Recently returned residents flee after new eruption at Ulawun vlcano, Papua New Guinea

Recently returned residents flee after new eruption at Ulawun vlcano, Papua New Guinea

Papua New Guinea's Ulawun volcano erupted early October 1, 2019, after a brief period of very high seismicity detected since September 30. The eruption forced recently returned residents to flee again.

The eruption ejected volcanic ash up to 6 km (20 000 feet) above sea level, according to the Darwin VAAC. 

"Continuous plume is visible on latest satellite imagery extending SW. Weak volcanic ash signal in RGB imagery suggests plume is ash poor. A hotspot is visible on the SW flank of the volcano," the center said at 12:55 UTC.

Further eruptions to higher levels remain possible, it added.

Although most of the people affected by the previous eruptions are still at evacuation centers, some of them returned to tend to their homes and gardens at the base of the volcano. They were now forced to evacuate again, an official within the West New Britain Disaster Office told AFP.

The volcano produced a series of powerful eruptions since June 26, forcing at least 15 000 people to evacuate. Major stratospheric eruption were recorded on June 26 and August 3, with volcanic ash up to 19.2 km (63 000 feet) above sea level.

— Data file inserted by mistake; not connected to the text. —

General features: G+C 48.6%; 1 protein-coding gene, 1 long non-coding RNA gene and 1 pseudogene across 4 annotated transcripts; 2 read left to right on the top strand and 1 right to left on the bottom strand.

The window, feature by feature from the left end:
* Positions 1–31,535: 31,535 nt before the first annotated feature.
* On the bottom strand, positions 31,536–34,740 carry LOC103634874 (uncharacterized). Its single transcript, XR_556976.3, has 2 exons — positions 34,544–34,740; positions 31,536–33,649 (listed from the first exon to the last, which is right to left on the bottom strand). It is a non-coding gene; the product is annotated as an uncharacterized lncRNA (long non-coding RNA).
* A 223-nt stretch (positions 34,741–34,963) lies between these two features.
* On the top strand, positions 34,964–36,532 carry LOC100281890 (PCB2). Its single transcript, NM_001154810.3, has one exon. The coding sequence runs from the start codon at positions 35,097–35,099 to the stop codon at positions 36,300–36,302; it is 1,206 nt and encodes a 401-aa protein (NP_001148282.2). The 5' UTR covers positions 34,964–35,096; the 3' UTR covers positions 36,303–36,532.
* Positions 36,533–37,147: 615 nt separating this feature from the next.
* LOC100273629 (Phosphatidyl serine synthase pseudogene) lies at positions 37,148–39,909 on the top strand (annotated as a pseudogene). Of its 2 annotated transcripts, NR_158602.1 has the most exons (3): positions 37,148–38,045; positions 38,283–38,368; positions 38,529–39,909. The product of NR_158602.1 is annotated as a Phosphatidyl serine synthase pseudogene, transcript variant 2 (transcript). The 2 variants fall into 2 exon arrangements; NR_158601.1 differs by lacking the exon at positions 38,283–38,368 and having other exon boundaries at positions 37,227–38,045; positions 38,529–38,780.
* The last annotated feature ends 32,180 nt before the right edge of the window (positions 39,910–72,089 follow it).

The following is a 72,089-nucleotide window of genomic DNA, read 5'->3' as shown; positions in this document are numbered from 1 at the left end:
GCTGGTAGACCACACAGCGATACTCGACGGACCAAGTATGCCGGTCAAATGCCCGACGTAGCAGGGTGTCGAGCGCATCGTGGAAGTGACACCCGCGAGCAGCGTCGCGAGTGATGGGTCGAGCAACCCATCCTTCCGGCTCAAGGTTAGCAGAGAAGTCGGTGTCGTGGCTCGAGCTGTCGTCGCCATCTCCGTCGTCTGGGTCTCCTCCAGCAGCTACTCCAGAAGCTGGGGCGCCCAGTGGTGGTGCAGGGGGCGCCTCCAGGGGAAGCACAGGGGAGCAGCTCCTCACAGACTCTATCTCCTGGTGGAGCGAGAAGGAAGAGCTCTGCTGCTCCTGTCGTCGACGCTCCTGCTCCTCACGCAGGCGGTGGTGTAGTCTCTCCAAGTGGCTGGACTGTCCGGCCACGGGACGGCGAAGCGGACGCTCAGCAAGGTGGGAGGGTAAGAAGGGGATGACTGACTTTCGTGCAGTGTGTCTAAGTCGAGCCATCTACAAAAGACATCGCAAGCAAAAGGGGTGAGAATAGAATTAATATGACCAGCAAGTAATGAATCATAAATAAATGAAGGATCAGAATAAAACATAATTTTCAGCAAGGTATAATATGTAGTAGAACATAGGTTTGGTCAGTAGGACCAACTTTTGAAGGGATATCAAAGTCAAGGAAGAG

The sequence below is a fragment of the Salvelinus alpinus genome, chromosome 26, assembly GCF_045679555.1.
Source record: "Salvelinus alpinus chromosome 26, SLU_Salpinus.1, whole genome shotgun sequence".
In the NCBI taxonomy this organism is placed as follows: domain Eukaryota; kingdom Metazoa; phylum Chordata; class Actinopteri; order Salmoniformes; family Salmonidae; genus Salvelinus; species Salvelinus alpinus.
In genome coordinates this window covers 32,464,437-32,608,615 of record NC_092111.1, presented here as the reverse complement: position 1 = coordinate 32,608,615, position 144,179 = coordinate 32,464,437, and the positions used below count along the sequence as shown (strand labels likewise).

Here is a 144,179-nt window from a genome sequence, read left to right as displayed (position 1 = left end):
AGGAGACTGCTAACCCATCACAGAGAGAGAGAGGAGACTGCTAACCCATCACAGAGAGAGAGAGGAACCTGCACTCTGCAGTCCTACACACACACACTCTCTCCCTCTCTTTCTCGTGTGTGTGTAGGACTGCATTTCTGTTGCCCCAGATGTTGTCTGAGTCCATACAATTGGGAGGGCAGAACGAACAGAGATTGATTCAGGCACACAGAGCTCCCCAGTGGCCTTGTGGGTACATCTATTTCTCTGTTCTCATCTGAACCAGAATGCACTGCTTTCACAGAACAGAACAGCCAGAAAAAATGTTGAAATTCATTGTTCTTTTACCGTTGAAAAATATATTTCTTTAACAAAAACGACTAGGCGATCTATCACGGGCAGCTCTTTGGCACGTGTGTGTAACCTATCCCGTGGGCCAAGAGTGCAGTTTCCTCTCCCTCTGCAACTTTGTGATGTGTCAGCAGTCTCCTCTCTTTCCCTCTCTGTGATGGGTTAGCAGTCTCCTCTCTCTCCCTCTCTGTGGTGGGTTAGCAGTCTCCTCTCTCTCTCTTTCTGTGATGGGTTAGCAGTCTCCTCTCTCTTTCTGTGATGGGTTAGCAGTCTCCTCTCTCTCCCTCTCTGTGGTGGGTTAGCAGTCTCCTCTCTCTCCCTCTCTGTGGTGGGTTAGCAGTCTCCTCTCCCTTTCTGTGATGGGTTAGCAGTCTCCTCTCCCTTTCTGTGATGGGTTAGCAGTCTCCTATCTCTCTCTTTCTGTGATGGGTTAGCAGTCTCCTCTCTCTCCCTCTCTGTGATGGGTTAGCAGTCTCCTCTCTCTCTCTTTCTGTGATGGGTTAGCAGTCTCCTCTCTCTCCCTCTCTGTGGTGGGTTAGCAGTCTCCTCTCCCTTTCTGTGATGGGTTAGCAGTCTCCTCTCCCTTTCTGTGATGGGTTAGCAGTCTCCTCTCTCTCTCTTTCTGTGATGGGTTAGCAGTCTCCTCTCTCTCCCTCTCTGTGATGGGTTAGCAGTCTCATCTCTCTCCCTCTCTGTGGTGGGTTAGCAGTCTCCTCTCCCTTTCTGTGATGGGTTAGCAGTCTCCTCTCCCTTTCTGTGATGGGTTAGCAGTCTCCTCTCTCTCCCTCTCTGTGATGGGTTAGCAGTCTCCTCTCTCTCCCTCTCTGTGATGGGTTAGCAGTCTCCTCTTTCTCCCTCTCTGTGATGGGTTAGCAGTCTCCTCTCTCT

Geological summary

The symmetrical basaltic-to-andesitic Ulawun stratovolcano is the highest volcano of the Bismarck arc, and one of Papua New Guinea's most frequently active.

Ulawun volcano, also known as the Father, rises above the north coast of the island of New Britain across a low saddle NE of Bamus volcano, the South Son.

The upper 1 000 m (3 280 feet) of the 2334-m-high (7 657 feet) Ulawun volcano is unvegetated.

A prominent E-W-trending escarpment on the south may be the result of large-scale slumping. Satellitic cones occupy the NW and eastern flanks. A steep-walled valley cuts the NW side of Ulawun volcano, and a flank lava-flow complex lies to the south of this valley.

Historical eruptions date back to the beginning of the 18th century. Twentieth-century eruptions were mildly explosive until 1967, but after 1970 several larger eruptions produced lava flows and basaltic pyroclastic flows, greatly modifying the summit crater.

Featured image credit: Alfred Jules


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